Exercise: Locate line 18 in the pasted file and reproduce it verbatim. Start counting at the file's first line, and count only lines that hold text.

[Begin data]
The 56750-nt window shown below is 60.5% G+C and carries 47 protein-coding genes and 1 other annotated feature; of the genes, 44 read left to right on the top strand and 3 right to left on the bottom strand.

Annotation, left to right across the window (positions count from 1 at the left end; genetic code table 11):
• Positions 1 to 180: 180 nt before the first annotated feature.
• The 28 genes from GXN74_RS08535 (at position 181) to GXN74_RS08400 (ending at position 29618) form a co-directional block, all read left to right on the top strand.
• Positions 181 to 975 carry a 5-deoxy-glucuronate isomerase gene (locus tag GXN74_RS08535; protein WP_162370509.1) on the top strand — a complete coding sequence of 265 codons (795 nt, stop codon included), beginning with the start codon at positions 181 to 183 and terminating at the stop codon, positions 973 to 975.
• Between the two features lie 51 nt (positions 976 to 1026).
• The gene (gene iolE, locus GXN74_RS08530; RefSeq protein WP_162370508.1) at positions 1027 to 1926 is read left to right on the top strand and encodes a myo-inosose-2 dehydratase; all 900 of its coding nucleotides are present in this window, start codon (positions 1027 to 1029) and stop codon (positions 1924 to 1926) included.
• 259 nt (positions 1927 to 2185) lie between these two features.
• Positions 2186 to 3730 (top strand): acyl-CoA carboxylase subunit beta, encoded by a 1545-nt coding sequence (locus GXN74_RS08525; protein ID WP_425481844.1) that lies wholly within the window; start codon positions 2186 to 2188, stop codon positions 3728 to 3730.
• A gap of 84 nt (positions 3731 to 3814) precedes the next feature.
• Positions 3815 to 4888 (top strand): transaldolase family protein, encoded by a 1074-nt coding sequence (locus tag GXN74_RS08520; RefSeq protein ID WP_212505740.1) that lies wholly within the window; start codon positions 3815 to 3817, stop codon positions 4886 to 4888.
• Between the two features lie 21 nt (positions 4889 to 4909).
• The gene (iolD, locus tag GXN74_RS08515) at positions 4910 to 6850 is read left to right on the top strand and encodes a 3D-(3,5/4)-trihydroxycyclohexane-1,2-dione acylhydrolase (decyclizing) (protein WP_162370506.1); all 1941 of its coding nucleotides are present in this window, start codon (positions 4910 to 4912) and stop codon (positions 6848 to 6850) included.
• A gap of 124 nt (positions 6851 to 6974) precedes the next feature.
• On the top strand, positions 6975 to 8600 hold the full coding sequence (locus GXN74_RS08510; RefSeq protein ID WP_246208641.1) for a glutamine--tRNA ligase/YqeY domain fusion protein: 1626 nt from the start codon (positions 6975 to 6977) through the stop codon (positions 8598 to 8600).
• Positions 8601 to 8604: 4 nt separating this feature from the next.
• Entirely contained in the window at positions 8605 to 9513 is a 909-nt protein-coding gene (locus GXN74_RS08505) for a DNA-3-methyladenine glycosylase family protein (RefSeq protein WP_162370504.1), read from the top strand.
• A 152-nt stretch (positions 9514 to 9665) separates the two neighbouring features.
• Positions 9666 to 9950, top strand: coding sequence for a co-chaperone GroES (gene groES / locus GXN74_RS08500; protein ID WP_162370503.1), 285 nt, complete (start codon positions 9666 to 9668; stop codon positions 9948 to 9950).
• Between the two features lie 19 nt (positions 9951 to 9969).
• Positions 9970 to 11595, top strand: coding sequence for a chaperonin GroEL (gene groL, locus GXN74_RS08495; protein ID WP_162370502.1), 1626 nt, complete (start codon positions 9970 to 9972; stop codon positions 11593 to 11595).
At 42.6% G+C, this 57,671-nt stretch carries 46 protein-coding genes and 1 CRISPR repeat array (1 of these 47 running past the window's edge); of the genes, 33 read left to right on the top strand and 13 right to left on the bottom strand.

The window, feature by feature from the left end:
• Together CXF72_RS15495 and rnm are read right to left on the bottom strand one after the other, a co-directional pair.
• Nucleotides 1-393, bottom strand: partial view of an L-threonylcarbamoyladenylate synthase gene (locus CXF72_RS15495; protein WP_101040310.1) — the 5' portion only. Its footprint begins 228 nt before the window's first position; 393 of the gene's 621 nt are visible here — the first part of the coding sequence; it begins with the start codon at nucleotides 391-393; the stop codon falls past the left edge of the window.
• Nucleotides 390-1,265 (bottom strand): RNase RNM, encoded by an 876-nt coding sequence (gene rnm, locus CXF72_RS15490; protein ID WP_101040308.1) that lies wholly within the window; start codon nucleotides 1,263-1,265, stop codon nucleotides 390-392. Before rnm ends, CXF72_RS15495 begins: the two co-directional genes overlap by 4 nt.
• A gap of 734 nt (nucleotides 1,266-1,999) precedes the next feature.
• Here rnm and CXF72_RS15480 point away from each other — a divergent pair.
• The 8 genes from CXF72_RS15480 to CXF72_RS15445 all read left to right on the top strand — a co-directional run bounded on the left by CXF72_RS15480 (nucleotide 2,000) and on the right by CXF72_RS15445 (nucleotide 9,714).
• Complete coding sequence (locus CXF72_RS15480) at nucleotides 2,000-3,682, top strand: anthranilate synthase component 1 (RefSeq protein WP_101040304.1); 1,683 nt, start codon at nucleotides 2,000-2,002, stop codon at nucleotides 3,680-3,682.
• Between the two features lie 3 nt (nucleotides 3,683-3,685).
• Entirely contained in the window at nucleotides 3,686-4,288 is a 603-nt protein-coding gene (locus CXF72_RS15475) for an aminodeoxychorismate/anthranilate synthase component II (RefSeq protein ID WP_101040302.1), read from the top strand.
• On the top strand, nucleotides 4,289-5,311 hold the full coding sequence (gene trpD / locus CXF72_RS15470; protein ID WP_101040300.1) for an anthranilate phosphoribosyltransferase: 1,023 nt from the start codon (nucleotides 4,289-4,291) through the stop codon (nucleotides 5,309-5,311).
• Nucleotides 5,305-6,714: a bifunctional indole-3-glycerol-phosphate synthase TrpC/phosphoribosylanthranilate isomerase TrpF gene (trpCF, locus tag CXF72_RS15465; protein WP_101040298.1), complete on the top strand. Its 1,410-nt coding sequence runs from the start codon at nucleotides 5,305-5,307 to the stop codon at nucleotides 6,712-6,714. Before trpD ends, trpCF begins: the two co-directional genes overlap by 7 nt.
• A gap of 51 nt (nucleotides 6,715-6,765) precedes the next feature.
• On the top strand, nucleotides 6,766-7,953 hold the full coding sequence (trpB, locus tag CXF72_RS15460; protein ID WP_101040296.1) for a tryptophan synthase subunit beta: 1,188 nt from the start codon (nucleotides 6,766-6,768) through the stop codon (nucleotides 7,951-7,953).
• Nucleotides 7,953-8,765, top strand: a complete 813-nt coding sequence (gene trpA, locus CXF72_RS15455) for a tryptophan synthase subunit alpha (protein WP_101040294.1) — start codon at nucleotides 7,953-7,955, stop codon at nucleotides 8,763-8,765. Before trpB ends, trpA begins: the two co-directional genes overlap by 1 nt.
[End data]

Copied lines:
• A 152-nt stretch (positions 9514 to 9665) separates the two neighbouring features.